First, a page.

Persisting Muscle Dysfunction in Cushing's Syndrome Despite Biochemical Remission

Frederick Vogel; Leah T. Braun; German Rubinstein; Stephanie Zopp; Heike Künzel; Finn Strasding; Adriana Albani; Anna Riester; Ralf Schmidmaier; Martin Bidlingmaier; Marcus Quinkler; Timo Deutschbein; Felix Beuschlein; Martin Reincke


J Clin Endocrinol Metab. 2020;105(12) 

In This Article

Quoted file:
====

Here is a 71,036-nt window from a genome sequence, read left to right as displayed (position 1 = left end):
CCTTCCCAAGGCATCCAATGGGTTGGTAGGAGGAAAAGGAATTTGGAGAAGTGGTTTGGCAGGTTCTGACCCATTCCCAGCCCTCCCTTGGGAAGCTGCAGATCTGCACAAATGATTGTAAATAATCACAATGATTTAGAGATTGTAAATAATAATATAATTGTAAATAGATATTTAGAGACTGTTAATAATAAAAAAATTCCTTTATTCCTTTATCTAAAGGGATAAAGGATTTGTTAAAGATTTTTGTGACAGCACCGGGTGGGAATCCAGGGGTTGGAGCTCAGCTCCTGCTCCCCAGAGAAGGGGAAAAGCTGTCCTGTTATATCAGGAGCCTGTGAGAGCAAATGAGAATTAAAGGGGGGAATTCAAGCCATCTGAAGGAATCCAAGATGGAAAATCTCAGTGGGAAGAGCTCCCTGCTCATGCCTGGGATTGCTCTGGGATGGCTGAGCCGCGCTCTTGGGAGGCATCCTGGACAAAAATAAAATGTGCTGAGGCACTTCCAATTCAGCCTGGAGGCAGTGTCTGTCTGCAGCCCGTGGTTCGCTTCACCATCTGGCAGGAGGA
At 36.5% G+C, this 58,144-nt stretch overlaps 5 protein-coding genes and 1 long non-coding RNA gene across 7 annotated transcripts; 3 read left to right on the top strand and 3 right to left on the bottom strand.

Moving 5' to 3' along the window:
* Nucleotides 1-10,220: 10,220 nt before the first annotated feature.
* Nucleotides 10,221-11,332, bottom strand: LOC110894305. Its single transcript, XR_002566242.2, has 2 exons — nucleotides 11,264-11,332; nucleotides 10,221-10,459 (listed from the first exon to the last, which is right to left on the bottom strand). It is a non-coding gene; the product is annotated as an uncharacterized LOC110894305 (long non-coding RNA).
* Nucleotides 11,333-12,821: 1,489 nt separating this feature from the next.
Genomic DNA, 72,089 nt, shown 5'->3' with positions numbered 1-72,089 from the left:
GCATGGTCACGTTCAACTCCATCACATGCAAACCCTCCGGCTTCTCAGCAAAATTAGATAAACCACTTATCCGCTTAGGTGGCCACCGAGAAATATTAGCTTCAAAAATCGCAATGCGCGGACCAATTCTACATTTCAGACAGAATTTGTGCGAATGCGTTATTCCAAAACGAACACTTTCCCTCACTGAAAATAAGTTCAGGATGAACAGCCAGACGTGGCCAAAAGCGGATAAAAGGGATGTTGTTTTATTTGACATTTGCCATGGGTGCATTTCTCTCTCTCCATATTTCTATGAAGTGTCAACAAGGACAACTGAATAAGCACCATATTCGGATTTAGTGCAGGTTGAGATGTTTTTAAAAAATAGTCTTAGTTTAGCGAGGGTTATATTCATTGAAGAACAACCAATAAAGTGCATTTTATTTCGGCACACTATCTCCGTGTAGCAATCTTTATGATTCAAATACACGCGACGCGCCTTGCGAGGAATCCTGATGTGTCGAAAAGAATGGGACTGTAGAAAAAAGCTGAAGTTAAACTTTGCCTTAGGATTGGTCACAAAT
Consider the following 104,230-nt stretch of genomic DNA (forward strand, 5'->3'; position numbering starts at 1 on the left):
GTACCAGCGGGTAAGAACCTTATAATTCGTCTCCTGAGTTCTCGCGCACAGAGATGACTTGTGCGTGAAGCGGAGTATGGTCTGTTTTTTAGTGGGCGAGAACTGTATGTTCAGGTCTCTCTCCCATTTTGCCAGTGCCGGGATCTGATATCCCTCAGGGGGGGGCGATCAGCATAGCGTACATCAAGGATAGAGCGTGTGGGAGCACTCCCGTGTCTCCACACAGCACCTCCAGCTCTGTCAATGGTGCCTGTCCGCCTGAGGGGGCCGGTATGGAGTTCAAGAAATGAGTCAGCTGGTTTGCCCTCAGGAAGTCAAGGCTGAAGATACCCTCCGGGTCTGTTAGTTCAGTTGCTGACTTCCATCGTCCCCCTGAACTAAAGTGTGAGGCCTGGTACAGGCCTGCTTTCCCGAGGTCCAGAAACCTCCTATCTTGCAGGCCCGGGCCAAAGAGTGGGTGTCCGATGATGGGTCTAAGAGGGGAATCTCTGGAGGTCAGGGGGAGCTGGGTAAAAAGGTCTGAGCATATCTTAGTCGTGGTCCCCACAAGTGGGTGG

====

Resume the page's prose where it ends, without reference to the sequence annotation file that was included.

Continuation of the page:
This is the first prospective longitudinal study investigating the long-term outcome of CS-associated myopathy. The main finding of our study is that muscle strength remains impaired even after years in remission, and independent of glucocorticoid replacement status. Another interesting finding is that at 6 months follow-up, grip strength and CRT performance show opposite effects; whereas grip strength has worsened, CRT performance has improved. Because of a correlation between CRT performance and BMI at baseline (P = 0.007), it is likely that an improvement in CRT after achieving remission is due to the considerable reduction in BMI. However, grip strength remained impaired and showed no improvement during follow-up, while the temporary worsening of grip strength during the steroid withdrawal phase seems to be reversible. Despite biochemical remission, myopathy can thus be regarded as another persistent clinical symptom, as it is known for cognitive function, mental fatigue, and cardiovascular risk.[10,11,25] Why patients with CS in remission showed a temporary worsening in grip strength 6 months after surgery remains unclear in term of pathophysiology. That muscle function and thus myopathy is affected by glucocorticoid withdrawal due to a relative glucocorticoid resistance or inflammatory processes is quite conceivable.[26,27] Also, high-dose glucocorticoid replacement for the prevention of a steroid withdrawal syndrome directly after surgery could account for the transient aggravation. Grip strength measurements performed by the JAMAR hydraulic hand dynamometer depends on muscle function but also requires an intact function of joints and connective tissue. It is possible that muscle and joint pain, which can as well be provoked by glucocorticoid withdrawal, affect strength measurements.